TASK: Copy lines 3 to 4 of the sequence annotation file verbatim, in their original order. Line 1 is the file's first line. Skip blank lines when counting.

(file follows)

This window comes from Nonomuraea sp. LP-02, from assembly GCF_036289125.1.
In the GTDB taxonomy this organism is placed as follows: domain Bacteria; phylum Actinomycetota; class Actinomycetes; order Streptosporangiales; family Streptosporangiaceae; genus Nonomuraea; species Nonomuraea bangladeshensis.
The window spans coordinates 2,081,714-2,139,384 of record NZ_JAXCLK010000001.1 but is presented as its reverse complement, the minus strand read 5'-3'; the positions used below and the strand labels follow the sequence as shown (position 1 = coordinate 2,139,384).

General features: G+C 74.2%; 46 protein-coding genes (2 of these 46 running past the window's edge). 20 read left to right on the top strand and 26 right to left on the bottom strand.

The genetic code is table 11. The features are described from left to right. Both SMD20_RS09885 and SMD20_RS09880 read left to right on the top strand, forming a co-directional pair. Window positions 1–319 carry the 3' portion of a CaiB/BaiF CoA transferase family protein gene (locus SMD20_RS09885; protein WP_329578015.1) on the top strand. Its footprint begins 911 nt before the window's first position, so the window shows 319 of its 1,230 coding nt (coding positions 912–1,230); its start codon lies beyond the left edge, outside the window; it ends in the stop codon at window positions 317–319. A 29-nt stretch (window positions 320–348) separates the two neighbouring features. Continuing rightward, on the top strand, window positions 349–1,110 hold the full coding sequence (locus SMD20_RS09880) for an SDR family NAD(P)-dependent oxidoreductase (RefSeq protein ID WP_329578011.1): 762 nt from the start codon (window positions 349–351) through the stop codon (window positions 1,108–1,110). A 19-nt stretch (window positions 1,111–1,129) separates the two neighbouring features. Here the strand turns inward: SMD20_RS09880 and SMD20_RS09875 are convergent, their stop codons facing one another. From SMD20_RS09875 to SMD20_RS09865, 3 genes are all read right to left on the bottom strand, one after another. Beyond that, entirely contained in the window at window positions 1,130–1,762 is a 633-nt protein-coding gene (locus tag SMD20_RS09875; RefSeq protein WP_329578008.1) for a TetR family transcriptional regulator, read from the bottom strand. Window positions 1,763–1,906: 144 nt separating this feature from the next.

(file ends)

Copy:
The window spans coordinates 2,081,714-2,139,384 of record NZ_JAXCLK010000001.1 but is presented as its reverse complement, the minus strand read 5'-3'; the positions used below and the strand labels follow the sequence as shown (position 1 = coordinate 2,139,384).

General features: G+C 74.2%; 46 protein-coding genes (2 of these 46 running past the window's edge). 20 read left to right on the top strand and 26 right to left on the bottom strand.